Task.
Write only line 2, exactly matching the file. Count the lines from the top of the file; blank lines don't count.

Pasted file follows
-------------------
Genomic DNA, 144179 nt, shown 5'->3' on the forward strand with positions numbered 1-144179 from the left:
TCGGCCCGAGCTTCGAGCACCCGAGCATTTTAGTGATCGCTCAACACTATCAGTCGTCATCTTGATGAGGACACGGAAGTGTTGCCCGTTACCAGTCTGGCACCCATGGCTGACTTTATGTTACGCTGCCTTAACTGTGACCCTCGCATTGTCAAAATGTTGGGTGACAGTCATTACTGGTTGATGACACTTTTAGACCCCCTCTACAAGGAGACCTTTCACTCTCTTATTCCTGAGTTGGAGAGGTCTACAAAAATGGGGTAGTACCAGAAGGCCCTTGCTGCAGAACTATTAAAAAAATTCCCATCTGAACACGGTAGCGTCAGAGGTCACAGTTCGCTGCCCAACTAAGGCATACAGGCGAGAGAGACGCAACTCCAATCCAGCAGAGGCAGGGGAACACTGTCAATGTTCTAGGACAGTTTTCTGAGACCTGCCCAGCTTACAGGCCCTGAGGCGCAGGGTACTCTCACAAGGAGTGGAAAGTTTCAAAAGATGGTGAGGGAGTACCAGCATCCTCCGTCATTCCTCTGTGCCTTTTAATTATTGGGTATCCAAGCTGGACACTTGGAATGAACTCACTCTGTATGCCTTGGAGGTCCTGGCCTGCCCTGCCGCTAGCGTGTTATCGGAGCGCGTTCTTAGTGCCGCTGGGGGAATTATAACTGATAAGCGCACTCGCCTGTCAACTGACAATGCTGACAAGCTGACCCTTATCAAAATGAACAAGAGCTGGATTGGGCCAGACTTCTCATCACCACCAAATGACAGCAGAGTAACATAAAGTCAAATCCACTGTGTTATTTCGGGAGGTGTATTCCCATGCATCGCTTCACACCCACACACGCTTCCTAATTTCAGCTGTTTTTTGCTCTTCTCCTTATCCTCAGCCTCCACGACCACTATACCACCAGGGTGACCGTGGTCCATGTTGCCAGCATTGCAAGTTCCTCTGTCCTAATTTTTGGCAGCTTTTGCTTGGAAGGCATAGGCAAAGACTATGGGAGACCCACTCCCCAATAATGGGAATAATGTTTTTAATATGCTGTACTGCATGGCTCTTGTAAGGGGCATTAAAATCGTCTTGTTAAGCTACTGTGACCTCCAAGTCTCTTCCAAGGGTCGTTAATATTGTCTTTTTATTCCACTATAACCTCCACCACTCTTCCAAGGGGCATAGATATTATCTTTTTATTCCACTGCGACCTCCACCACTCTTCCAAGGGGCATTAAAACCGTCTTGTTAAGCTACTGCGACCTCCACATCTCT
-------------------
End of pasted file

TCGGCCCGAGCTTCGAGCACCCGAGCATTTTAGTGATCGCTCAACACTATCAGTCGTCATCTTGATGAGGACACGGAAGTGTTGCCCGTTACCAGTCTGGCACCCATGGCTGACTTTATGTTACGCTGCCTTAACTGTGACCCTCGCATTGTCAAAATGTTGGGTGACAGTCATTACTGGTTGATGACACTTTTAGACCCCCTCTACAAGGAGACCTTTCACTCTCTTATTCCTGAGTTGGAGAGGTCTACAAAAATGGGGTAGTACCAGAAGGCCCTTGCTGCAGAACTATTAAAAAAATTCCCATCTGAACACGGTAGCGTCAGAGGTCACAGTTCGCTGCCCAACTAAGGCATACAGGCGAGAGAGACGCAACTCCAATCCAGCAGAGGCAGGGGAACACTGTCAATGTTCTAGGACAGTTTTCTGAGACCTGCCCAGCTTACAGGCCCTGAGGCGCAGGGTACTCTCACAAGGAGTGGAAAGTTTCAAAAGATGGTGAGGGAGTACCAGCATCCTCCGTCATTCCTCTGTGCCTTTTAATTATTGGGTATCCAAGCTGGACACTTGGAATGAACTCACTCTGTATGCCTTGGAGGTCCTGGCCTGCCCTGCCGCTAGCGTGTTATCGGAGCGCGTTCTTAGTGCCGCTGGGGGAATTATAACTGATAAGCGCACTCGCCTGTCAACTGACAATGCTGACAAGCTGACCCTTATCAAAATGAACAAGAGCTGGATTGGGCCAGACTTCTCATCACCACCAAATGACAGCAGAGTAACATAAAGTCAAATCCACTGTGTTATTTCGGGAGGTGTATTCCCATGCATCGCTTCACACCCACACACGCTTCCTAATTTCAGCTGTTTTTTGCTCTTCTCCTTATCCTCAGCCTCCACGACCACTATACCACCAGGGTGACCGTGGTCCATGTTGCCAGCATTGCAAGTTCCTCTGTCCTAATTTTTGGCAGCTTTTGCTTGGAAGGCATAGGCAAAGACTATGGGAGACCCACTCCCCAATAATGGGAATAATGTTTTTAATATGCTGTACTGCATGGCTCTTGTAAGGGGCATTAAAATCGTCTTGTTAAGCTACTGTGACCTCCAAGTCTCTTCCAAGGGTCGTTAATATTGTCTTTTTATTCCACTATAACCTCCACCACTCTTCCAAGGGGCATAGATATTATCTTTTTATTCCACTGCGACCTCCACCACTCTTCCAAGGGGCATTAAAACCGTCTTGTTAAGCTACTGCGACCTCCACATCTCT